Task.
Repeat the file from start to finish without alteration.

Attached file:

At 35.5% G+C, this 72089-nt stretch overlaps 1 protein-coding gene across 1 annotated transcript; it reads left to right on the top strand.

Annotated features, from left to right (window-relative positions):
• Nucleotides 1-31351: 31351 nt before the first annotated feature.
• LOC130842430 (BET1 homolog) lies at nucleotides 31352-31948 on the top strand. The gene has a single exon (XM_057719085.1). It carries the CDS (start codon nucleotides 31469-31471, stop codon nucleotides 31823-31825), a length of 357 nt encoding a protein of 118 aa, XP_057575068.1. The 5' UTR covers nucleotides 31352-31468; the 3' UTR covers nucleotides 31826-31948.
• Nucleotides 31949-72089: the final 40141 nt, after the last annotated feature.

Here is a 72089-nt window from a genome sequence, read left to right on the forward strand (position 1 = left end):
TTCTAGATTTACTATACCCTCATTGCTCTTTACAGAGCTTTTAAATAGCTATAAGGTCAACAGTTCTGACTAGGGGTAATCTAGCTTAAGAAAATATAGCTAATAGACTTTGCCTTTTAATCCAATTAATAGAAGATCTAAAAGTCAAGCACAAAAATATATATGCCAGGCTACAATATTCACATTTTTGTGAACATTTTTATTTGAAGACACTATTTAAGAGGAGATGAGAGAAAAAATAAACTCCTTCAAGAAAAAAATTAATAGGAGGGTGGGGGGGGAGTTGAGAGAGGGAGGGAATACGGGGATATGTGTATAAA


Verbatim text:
At 35.5% G+C, this 72089-nt stretch overlaps 1 protein-coding gene across 1 annotated transcript; it reads left to right on the top strand.

Annotated features, from left to right (window-relative positions):
• Nucleotides 1-31351: 31351 nt before the first annotated feature.
• LOC130842430 (BET1 homolog) lies at nucleotides 31352-31948 on the top strand. The gene has a single exon (XM_057719085.1). It carries the CDS (start codon nucleotides 31469-31471, stop codon nucleotides 31823-31825), a length of 357 nt encoding a protein of 118 aa, XP_057575068.1. The 5' UTR covers nucleotides 31352-31468; the 3' UTR covers nucleotides 31826-31948.
• Nucleotides 31949-72089: the final 40141 nt, after the last annotated feature.

Here is a 72089-nt window from a genome sequence, read left to right on the forward strand (position 1 = left end):
TTCTAGATTTACTATACCCTCATTGCTCTTTACAGAGCTTTTAAATAGCTATAAGGTCAACAGTTCTGACTAGGGGTAATCTAGCTTAAGAAAATATAGCTAATAGACTTTGCCTTTTAATCCAATTAATAGAAGATCTAAAAGTCAAGCACAAAAATATATATGCCAGGCTACAATATTCACATTTTTGTGAACATTTTTATTTGAAGACACTATTTAAGAGGAGATGAGAGAAAAAATAAACTCCTTCAAGAAAAAAATTAATAGGAGGGTGGGGGGGGAGTTGAGAGAGGGAGGGAATACGGGGATATGTGTATAAA